FULTON COUNTY, Ga. — Rapper Lil Durk was in court Friday for a probable cause hearing about his alleged involvement in a shooting outside The Varsity in downtown Atlanta.
The shooting happened on Feb. 5 at 5:49 a.m.
An Atlanta police detective said Lil Durk, whose real name is Durk Derrick Banks, was seen on video shooting a man near The Varsity while he was driving.
Just before 2 p.m. Friday, the judge found probable cause for Lil Durk and his co-defendent, DeaVonte Bennett, to be charged with possession and criminal intent to commit murder, among other charges.
Before he surrendered last month, Lil Durk spoke exclusively with Channel 2 investigative reporter Mark Winne. He said he had "nothing to hide."
Now, two weeks later, Lil Durk and Bennett were in court, hearing Atlanta Police Department detective Jeffrey Churchill lay out evidence against them.
“I spoke to a witness who was there at the scene when the incident took place,” Churchill said.
Churchill said the witness told him she was standing outside, talking to Banks and Bennett in front of a cigar bar around 5 a.m. Feb. 5 when they saw a fight in the car in front of them.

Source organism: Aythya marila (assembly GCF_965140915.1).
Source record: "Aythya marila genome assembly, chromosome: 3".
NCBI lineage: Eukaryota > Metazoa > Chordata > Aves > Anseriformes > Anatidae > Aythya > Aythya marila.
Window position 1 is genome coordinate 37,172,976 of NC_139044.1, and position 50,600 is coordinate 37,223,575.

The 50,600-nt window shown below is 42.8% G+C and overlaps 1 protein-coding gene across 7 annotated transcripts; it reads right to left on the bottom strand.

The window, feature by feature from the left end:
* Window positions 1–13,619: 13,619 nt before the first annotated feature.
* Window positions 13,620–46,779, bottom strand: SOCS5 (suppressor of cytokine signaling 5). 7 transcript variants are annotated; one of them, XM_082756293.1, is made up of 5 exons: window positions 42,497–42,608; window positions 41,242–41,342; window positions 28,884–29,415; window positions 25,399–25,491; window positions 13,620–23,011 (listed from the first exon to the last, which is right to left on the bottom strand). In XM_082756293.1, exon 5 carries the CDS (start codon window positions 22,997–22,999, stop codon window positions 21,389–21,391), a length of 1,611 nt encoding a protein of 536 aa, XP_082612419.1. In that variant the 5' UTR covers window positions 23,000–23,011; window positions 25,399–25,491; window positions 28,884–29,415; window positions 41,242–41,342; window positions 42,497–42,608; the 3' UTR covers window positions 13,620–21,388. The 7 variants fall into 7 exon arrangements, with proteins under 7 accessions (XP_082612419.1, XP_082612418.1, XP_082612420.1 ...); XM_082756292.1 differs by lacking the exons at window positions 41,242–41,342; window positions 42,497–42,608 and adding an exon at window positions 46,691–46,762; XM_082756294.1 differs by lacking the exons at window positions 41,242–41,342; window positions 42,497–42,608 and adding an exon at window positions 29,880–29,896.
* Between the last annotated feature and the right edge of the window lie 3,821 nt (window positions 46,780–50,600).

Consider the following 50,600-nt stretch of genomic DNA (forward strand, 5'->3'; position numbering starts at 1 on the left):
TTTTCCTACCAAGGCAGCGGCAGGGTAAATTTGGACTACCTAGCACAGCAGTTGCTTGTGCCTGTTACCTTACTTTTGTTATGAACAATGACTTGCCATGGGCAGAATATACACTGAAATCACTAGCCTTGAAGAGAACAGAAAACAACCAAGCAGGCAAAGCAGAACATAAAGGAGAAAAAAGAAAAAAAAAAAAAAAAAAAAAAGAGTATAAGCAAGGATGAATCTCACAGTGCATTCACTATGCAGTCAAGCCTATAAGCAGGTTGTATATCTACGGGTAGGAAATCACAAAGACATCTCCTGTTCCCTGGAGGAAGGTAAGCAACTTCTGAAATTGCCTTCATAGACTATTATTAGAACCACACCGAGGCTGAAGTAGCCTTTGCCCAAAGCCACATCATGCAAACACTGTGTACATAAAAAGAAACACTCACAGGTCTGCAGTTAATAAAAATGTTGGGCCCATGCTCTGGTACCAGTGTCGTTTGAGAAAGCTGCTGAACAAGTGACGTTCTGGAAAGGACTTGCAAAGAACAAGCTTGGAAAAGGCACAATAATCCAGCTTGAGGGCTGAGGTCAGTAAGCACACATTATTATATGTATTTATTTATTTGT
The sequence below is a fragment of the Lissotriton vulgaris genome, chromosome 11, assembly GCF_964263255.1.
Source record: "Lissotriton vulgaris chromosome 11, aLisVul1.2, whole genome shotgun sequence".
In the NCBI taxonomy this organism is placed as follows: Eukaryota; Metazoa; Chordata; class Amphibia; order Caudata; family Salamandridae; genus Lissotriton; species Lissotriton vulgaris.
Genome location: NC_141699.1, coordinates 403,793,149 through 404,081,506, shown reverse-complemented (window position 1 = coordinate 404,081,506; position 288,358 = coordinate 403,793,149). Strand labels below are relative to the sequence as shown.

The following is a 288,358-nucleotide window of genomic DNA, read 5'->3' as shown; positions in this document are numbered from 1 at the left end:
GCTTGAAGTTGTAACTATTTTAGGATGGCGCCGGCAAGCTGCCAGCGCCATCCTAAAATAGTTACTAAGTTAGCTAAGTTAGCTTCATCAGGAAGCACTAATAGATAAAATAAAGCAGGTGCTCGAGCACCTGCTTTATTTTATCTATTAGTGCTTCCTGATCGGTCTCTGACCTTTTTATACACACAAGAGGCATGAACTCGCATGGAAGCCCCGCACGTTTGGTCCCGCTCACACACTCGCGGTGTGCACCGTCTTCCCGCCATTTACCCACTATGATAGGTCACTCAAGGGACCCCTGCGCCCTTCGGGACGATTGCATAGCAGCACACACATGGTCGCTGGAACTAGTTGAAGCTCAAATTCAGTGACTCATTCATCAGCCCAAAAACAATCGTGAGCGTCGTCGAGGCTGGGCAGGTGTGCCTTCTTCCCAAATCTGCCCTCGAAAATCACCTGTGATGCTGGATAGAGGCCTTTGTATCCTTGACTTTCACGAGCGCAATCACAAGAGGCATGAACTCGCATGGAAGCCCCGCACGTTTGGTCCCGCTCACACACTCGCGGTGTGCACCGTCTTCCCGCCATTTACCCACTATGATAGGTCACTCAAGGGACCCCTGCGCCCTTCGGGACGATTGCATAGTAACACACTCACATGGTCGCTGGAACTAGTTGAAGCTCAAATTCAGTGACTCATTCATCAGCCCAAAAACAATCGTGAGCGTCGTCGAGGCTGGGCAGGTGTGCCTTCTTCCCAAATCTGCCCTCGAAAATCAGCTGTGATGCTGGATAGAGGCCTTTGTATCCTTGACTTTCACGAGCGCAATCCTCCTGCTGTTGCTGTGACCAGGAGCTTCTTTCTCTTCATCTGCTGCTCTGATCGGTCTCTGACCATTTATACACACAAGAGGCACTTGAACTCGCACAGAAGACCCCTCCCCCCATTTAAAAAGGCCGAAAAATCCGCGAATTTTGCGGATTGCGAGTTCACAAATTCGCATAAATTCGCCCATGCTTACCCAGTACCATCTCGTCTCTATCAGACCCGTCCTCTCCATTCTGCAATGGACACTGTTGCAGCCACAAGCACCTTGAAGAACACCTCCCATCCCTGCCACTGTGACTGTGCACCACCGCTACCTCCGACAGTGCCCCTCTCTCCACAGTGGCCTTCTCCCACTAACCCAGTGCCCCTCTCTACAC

“Mr. Banks pulled out a weapon. They heard gunfire,” Churchill said.
Lil Durk and Bennett sat and listened as prosecutors described the case as gang-related.
Prosecutors said Lil Durk and Bennett are members of Chicago gangs and that they knew the victim, Alexander Weatherspoon, had $30,000, an expensive chain and a nice car -- and that's why he was targeted.
While on the stand, Churchill said he did not find evidence that this was a gang related incident.
Churchill said the victim, Weatherspoon also had a gun, and when questioned by defense said it was possible, that after a struggle in the car between Weatherspoon and another man, that Weatherspoon may have fired the first shot.
Churchill said he did not ask Weatherspoon any details about the large amount of cash he claimed he was carrying. The rapper’s attorneys tried to create doubt that Banks did any shooting.
“You don't see Mr. Banks shooting on the street at any time. The only time you believe he was shooting is when he was in the camouflage Jeep, correct?" an attorney for Lil Durk asked Churchill.
"That's the only time I can see him shooting,” Churchill responded.
After two hours in court testimony and statements by prosecutors and defense, the judge ruled there is enough evidence for the case to go to trial.
Lil Durk and Bennett will be back in court in a month to ask for bond.
Cox Media Group